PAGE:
Limitations

The Delphi method has recognised limitations. The use of open questions in early rounds of the Delphi opens the study to researcher interpretation which risks potential bias.36 Attrition of participants in subsequent rounds can lead to sample bias.37 The selection of panel ‘experts’ has been challenged as subjective.31 There is lack of consensus on the optimum panel size or criteria for termination.38 Equally, the underlying principle of the Delphi method may not be true in all cases: Consensus does not necessarily mean correctness. Frailty assessment models built on these consensus findings will require robust evaluation and validation on clinical data sets.

In this study, specific limitations include a fairly low participant number, yet comprised of national experts, with a decline in response rate in the second round (although with an increase in number). Non-response consequently means only the views of those engaging in the process are determined.

In the literature review, we focused specifically on assessments that have been developed or validated within the acute care setting (see online supplementary appendix 4), which have been arguably primarily biomedical in nature. This strategy may have excluded useful predictor variables in frailty assessments used in the non-acute care setting.39 For example, the Tillburg Frailty Indicator40 is a validated instrument in the non-acute setting based on a predominantly biopsychosocial model, which explores social, psychological and environmental contributors to frailty. However, it is not clear how best to measure these parameters, nor how they affect overall outcomes, in the acute care setting.

Conclusion

This study is a first step in developing a clinically relevant frailty assessment model for the acute medical care setting. It provides content validation for input variables into a model. It attempts to forecast the characteristics of a frailty assessment scale that may have high utility in the clinical setting, translating research into practice. Future work building and testing this model is a research priority.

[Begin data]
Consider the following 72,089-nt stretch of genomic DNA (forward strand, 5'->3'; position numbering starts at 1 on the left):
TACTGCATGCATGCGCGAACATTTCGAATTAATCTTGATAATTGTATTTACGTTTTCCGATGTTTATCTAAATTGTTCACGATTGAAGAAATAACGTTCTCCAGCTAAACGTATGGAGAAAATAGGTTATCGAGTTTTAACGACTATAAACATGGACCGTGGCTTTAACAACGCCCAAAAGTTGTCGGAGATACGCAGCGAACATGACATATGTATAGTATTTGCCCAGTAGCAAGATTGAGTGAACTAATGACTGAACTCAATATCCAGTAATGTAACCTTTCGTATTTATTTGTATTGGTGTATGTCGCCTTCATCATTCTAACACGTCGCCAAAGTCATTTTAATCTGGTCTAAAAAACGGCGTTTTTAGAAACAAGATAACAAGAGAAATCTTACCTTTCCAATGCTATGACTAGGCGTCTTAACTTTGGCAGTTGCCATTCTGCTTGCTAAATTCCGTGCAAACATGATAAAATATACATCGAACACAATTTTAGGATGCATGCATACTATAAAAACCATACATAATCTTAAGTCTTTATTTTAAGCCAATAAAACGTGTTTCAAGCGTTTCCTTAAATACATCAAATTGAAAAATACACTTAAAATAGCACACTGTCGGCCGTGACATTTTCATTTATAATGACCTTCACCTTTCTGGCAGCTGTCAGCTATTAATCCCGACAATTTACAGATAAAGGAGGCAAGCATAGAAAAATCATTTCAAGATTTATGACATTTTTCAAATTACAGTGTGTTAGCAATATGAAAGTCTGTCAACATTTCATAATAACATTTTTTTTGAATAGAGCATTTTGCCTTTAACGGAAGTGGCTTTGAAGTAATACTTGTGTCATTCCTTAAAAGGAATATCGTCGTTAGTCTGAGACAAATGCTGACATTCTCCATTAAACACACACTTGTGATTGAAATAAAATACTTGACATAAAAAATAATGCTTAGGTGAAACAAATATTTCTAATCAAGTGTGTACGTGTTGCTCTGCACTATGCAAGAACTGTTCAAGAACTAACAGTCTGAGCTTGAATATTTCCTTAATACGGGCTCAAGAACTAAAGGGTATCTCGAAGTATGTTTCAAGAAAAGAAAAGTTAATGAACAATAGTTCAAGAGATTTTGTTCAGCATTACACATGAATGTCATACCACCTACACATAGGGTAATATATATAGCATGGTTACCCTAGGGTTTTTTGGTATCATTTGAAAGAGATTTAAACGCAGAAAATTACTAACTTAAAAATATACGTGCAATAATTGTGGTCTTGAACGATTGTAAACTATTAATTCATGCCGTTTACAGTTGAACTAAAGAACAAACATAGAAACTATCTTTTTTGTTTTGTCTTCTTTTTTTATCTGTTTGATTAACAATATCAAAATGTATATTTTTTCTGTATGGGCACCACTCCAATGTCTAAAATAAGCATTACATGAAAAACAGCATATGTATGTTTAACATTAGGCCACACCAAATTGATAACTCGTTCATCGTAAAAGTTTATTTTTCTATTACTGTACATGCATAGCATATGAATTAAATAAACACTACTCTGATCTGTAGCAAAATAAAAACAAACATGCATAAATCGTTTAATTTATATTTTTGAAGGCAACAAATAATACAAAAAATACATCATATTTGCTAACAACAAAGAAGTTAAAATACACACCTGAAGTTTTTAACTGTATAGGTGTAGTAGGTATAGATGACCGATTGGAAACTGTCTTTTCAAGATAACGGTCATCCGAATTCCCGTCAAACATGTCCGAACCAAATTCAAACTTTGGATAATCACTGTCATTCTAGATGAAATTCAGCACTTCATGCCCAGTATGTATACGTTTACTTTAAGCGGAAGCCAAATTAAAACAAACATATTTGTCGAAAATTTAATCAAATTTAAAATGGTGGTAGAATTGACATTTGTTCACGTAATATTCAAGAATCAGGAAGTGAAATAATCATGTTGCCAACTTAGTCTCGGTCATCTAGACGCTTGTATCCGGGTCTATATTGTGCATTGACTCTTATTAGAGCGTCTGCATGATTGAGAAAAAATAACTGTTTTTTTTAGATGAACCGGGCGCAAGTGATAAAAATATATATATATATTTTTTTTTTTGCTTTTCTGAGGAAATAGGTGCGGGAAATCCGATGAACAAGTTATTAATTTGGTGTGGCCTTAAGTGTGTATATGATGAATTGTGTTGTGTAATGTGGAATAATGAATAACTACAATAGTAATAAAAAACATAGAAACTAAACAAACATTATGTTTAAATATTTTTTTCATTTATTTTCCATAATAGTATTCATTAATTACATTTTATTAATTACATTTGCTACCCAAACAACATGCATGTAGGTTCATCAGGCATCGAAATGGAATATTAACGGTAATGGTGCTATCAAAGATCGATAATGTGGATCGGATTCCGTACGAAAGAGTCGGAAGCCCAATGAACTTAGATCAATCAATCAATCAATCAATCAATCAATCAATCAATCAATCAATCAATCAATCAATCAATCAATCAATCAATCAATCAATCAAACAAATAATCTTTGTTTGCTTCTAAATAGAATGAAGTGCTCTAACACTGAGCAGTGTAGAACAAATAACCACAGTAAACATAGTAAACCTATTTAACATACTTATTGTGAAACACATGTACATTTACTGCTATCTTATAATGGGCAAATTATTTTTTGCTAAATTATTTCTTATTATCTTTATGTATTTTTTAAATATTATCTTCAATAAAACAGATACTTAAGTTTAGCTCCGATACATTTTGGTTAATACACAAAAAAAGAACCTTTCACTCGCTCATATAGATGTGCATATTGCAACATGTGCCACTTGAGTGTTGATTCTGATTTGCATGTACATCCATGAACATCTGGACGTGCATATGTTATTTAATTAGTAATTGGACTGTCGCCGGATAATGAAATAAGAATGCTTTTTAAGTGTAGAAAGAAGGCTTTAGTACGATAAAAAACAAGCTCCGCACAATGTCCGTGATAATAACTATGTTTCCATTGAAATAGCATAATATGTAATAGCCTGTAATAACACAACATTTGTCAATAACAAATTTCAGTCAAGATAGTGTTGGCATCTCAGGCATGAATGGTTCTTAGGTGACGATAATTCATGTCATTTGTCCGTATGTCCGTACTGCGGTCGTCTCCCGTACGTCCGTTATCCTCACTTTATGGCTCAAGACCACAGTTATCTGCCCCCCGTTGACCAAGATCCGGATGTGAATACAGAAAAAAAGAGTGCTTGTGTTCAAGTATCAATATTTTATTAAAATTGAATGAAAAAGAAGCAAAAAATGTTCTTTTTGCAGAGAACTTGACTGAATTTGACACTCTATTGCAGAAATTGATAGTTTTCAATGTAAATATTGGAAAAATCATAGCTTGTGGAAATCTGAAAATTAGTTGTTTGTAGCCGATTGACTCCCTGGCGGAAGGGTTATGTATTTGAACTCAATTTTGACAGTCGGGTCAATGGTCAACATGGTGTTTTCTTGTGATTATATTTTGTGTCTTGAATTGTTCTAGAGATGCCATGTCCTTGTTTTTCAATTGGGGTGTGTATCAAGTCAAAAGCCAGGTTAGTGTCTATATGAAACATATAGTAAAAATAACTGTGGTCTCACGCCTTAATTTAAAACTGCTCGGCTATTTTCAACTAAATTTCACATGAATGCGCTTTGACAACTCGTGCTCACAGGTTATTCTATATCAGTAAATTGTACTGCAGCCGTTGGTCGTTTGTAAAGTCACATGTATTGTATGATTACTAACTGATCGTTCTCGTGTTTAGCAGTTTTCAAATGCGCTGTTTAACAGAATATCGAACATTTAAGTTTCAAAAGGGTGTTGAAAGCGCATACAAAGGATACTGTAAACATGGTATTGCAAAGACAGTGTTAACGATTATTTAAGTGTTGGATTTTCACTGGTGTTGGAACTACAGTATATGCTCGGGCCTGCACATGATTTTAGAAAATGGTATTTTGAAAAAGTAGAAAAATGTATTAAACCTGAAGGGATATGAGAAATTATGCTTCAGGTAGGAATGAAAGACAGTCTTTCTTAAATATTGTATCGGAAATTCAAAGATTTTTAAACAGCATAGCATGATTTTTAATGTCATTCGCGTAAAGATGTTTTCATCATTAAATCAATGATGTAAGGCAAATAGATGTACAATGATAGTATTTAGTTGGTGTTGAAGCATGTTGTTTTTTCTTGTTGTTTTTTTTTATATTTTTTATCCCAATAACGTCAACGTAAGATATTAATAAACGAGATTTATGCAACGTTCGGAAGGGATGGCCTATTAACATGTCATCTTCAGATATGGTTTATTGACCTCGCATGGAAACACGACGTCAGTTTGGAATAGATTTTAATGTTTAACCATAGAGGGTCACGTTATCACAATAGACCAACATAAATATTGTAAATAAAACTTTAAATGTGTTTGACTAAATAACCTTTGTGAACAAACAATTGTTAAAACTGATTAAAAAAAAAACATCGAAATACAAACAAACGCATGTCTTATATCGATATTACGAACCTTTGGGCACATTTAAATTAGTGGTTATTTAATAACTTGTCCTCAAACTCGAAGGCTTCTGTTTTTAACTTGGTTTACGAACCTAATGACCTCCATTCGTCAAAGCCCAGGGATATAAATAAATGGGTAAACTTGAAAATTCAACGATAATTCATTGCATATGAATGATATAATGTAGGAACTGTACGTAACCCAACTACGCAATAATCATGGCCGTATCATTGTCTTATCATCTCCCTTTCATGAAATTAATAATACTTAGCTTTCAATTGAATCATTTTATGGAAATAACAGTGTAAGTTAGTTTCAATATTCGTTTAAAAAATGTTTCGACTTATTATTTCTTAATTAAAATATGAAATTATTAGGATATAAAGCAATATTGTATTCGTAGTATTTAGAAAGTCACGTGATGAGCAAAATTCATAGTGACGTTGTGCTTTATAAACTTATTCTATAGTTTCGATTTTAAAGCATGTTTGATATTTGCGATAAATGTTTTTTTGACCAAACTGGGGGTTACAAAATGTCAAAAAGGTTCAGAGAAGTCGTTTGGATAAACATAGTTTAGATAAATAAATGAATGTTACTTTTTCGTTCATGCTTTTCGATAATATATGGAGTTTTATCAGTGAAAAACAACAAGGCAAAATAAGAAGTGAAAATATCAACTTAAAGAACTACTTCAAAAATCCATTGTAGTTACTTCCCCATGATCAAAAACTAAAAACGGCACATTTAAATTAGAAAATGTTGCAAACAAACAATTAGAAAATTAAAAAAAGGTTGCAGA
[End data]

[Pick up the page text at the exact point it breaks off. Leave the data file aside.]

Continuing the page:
References

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Footnotes

  • Contributors JTYS conceived study, designed analysis, interpreted results and wrote first draft. AJP designed analysis, interpreted results and contributed to ongoing writing. DB conceived study, designed analysis, interpreted results and contributed to ongoing writing.

  • Funding This article presents independent research commissioned by the National Institute for Health Research (NIHR) under the Collaborations for Leadership in Applied Health Research and Care (CLAHRC) programme for North West London. JTYS received a Research Fellowship award from Chelsea and Westminster Health Charity.

  • Disclaimer The views expressed in this publication are those of the author(s) and not necessarily those of the NHS, the NIHR or the Department of Health.

  • Competing interests None declared.

  • Ethics approval As per Governance Arrangements for Research Ethics Committees (GAfREC), research limited to secondary use of information previously collected in the course of normal care (without an intention to use it for research at the time of collection), provided that the patients or service users are not identifiable to the research team in carrying out the research.

  • Provenance and peer review Not commissioned; externally peer reviewed.

  • Data sharing statement No additional data are available.